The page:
Tax Implications of Separation and Divorce

Tax Implications of Separation and Divorce

When a marriage or civil partnership breaks down the last thing on your mind is the effect that the break-up might have on your relationship with the tax man. However if you don’t factor tax in at the outset, you could be in for a nasty surprise.

There are a number of considerations that you should discuss with your family law adviser, who can, in turn, refer you to a tax specialist:

  1. Transferring assets between separating spouses

Capital Gains Tax (CGT) is payable when you make a profit or gain on an asset you sell or give away over and above your tax free exemption. However CGT does not apply on transfers between spouses or civil partners and will continue to apply during the tax year of the separation and any transfer will need to be completed within that same year to avoid potential CGT liabilities.

  1. Transfer or sale of the family home

Tax relief applies where the family home is your Principal Private Residence (PPR) so that there may be no CGT payable on any gain. Where one spouse moves out, the relief will continue for an allowed period so long as another property has not been elected as your PPR. It is important to keep an eye on this period of absence. In general, the period of PPR relief will only now apply for 9 months since occupation (18 months for disposals prior to 6 April 2020). This period can, however, be extended provided certain conditions are satisfied.

  1. Family businesses

The tax exemption for transfers between spouses in the tax year of separation also applies to assets held within a family partnership or shares in a family company.  Where the Agreement or order by the court transferring the partnership asset or company shares is dated after the tax year of separation, it may be possible to defer the tax to be paid by applying for “hold-over relief” if certain qualifying criteria are met. If a partnership operates between a husband and wife who separate, it is not unusual that the partnership will be dissolved or will continue in the name of one spouse only, sometimes with a new partner.  This could lead to tax issues depending on how the underlying partnership assets are held.  Where funds are to be withdrawn from a capital account, income tax will be payable on the profits taxable in the year of cessation of the partnership.

  1. Tax exemptions on death of separating spouses

As well as losing the exemption for CGT on separation, spouses will also lose their exemption on inheritance tax (IHT) charges which would not apply when they were married.  The IHT exemption will only apply up to the date of divorce.  Transfers between spouses will continue to be exempt from a charge to IHT where the transfers are not intended to be made in return for something or where the transfer is made for maintenance of the family.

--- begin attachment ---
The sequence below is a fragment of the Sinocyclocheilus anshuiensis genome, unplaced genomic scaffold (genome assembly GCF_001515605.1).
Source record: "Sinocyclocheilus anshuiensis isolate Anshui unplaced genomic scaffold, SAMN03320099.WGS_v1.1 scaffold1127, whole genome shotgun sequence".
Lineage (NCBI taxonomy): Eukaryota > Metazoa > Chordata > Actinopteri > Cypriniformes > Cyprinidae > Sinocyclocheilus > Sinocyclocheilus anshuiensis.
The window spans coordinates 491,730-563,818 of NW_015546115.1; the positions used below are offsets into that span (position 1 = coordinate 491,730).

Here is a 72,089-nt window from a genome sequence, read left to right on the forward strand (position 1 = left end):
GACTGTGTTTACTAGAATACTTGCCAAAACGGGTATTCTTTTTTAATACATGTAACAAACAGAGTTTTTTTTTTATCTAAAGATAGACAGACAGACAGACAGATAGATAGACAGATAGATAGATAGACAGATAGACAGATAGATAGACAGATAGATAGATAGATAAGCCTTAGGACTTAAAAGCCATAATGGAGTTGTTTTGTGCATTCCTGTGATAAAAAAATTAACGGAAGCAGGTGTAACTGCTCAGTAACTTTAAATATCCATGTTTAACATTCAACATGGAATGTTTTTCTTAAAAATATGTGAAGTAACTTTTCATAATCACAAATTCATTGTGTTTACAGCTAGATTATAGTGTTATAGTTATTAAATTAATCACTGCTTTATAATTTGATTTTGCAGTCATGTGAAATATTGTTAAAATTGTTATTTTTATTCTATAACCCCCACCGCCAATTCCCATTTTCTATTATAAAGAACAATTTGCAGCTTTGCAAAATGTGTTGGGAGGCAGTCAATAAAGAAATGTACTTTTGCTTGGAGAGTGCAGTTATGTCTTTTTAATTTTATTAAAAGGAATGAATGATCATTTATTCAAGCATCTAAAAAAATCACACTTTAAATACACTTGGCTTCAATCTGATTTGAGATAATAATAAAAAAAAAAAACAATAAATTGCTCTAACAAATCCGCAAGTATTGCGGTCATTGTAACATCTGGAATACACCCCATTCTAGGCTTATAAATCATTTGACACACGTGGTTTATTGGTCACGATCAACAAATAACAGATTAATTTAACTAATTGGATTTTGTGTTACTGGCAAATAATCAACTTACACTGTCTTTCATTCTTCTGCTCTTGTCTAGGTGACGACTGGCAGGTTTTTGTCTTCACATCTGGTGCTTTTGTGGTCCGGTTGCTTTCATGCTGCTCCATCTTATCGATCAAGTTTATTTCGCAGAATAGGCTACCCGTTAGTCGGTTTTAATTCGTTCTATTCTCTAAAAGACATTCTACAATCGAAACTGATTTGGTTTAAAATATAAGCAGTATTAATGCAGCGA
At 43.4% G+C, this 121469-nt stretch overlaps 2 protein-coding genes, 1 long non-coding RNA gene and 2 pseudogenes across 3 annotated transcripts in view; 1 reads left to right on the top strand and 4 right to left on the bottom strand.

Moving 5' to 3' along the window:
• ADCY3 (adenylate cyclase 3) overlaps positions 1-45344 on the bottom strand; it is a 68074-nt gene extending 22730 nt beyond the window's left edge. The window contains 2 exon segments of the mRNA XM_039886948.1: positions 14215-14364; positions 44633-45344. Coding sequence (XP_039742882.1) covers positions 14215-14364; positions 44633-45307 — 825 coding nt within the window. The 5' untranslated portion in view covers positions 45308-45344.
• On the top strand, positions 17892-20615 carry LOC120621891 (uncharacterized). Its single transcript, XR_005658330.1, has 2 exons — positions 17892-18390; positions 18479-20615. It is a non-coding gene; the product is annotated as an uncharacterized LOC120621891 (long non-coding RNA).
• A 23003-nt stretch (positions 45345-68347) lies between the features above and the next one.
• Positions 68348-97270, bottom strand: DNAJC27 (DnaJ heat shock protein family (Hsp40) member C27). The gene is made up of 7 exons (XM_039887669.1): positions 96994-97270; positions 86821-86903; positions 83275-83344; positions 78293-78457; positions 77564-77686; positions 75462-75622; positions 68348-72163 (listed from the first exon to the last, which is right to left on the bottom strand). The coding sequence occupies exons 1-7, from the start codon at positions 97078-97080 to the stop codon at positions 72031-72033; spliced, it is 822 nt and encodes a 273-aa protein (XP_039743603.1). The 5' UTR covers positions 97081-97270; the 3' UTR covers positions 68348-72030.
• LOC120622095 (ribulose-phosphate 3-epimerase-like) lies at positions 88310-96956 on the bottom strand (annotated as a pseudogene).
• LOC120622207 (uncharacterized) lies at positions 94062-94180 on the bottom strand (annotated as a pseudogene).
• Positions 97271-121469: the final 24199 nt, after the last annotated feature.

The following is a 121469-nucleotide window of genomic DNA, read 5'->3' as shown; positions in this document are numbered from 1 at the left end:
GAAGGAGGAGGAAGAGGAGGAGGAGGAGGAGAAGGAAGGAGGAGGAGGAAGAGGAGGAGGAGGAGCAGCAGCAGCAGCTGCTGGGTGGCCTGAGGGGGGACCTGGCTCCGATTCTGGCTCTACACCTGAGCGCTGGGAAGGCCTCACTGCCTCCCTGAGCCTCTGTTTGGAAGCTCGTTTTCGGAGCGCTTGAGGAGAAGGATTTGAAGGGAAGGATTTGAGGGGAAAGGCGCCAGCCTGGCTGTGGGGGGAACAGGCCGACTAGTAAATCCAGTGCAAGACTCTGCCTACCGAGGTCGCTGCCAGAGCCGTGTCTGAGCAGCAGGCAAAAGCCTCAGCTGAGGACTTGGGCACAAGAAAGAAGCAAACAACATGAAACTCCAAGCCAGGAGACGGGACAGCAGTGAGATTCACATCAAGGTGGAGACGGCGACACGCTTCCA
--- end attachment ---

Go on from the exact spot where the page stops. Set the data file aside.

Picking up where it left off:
1. Income tax and tax credits

Separating spouses have a duty to support one another financially by paying aliment until they are divorced.  Sometimes this payment will continue after divorce where it is ordered by the court or as part of an agreement.  The spouse making the payment of aliment from income will be taxed on their gross income from the initial payment received.  Maintenance payments received are not subject to income tax by the spouse receiving the payment. Tax credits for children should be claimed by the spouse with whom the children live.  This can be unclear where there is a shared care arrangement between parents.  However as the test for tax credits is now means tested, it is expected that it is the spouse who would qualify for the credits that would claim where the children are living with each parent on a shared basis.

To avoid a situation where the tax issues on separation or divorce become taxing, or are overlooked, it is always worthwhile seeking sound advice from a family law solicitor who can direct you to the appropriate tax expert.  Where there is a family business some careful consideration should be given as to how the business will be maintained in the future and plans made accordingly bearing in mind the tax consequences.

  • For further family law advice, please contact Janice Jones or Danielle Edgar, or speak to your usual Anderson Strathern contact.
  • For specialist tax advice, please contact Martin Campbell or Alison Pryde, or speak to your usual Anderson Strathern contact.
  • You may be interested in our other tax insight articles and in our Insight Hub, a resource which is helping businesses remain resilient through these challenging times.

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